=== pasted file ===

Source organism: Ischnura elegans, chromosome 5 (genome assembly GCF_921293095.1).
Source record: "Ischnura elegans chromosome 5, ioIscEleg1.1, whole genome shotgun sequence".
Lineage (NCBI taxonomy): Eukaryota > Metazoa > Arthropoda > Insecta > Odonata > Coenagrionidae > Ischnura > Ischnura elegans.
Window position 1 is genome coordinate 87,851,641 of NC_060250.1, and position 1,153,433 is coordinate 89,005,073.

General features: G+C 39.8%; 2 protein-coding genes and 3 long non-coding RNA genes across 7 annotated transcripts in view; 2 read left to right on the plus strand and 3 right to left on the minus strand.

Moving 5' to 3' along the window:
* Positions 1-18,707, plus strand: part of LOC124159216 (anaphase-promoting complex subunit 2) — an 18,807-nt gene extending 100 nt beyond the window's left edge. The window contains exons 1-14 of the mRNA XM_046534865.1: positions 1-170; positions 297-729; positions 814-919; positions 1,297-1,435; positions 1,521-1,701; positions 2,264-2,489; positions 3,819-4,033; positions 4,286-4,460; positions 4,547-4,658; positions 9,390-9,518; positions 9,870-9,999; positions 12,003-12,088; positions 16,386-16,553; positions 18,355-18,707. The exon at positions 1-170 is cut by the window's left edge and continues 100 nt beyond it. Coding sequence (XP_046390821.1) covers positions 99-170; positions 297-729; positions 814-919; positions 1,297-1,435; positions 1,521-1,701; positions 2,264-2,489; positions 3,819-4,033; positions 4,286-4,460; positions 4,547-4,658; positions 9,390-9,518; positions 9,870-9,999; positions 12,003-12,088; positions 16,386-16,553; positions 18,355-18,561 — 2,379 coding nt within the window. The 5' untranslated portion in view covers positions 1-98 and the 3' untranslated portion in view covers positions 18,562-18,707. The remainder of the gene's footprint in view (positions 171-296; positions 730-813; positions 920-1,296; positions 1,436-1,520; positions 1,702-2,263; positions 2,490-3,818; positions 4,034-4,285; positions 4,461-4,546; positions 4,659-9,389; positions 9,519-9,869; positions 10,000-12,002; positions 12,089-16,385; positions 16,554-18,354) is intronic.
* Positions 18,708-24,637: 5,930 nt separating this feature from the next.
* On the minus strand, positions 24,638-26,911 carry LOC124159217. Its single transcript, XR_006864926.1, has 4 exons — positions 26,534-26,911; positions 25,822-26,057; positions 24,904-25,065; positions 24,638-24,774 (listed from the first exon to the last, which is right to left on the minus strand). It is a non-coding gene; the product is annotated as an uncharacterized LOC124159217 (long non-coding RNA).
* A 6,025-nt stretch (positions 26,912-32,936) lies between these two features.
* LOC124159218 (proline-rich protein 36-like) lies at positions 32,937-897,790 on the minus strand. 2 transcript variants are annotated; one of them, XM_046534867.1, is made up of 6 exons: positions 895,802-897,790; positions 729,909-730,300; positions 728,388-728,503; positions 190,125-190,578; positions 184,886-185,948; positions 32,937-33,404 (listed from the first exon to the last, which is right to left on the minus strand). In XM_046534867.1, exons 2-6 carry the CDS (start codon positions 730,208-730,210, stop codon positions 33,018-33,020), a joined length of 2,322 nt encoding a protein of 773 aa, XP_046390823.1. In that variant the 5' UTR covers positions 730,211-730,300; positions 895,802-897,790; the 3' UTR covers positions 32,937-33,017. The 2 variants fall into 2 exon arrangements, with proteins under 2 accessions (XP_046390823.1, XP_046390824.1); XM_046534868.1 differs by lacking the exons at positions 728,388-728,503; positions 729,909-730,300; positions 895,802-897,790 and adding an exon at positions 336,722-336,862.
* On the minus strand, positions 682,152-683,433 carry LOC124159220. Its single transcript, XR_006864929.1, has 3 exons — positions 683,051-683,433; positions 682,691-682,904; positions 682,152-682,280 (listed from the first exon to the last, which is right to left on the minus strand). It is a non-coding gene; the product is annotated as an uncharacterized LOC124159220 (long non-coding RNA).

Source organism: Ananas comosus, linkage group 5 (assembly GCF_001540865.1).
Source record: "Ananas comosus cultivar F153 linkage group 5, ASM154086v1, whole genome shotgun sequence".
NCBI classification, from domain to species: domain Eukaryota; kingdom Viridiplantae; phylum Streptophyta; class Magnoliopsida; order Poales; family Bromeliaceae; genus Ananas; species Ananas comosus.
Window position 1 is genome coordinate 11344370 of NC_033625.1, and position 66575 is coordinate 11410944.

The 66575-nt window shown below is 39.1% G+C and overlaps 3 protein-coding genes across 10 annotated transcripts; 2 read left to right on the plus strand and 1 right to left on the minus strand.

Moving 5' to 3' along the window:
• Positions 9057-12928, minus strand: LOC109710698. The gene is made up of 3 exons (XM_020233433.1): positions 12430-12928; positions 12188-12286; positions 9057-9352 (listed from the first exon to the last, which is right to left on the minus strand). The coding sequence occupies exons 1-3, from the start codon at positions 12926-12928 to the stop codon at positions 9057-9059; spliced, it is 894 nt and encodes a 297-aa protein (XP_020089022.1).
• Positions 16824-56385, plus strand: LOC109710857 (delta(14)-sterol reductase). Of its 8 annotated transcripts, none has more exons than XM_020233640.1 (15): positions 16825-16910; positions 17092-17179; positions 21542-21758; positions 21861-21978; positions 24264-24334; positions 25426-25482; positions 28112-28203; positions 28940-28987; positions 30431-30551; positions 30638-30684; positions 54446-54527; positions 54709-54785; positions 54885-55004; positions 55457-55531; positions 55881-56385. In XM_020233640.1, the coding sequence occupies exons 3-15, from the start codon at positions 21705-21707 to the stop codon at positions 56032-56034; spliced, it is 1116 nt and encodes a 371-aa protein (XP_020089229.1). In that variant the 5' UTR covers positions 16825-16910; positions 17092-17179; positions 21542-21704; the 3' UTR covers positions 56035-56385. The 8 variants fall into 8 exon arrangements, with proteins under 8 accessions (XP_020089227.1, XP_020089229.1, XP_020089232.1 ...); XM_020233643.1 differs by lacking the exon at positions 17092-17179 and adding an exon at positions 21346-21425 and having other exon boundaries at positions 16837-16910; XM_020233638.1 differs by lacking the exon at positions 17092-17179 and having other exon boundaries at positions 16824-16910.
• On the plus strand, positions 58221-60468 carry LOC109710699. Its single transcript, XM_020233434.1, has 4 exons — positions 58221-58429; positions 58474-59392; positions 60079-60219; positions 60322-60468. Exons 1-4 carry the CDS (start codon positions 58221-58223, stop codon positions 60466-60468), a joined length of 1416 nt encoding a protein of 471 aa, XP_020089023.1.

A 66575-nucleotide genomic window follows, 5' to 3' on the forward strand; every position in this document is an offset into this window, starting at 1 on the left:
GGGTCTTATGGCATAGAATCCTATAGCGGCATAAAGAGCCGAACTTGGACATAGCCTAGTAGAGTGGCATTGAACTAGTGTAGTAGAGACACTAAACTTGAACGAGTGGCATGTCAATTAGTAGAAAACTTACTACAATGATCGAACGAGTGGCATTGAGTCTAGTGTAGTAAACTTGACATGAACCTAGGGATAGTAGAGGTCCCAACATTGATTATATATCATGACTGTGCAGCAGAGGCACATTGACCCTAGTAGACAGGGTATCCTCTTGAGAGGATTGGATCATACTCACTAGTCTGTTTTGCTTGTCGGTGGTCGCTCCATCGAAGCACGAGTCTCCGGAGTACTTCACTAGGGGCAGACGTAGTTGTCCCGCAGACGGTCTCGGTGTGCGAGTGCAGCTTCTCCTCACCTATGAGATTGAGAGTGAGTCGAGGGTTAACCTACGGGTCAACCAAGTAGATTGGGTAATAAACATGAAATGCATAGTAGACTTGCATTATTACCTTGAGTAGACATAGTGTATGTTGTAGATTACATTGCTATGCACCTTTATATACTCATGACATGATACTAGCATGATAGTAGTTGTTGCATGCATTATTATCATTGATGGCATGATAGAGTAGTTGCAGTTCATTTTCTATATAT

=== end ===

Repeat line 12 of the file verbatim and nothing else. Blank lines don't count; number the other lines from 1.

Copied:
* On the minus strand, positions 682,152-683,433 carry LOC124159220. Its single transcript, XR_006864929.1, has 3 exons — positions 683,051-683,433; positions 682,691-682,904; positions 682,152-682,280 (listed from the first exon to the last, which is right to left on the minus strand). It is a non-coding gene; the product is annotated as an uncharacterized LOC124159220 (long non-coding RNA).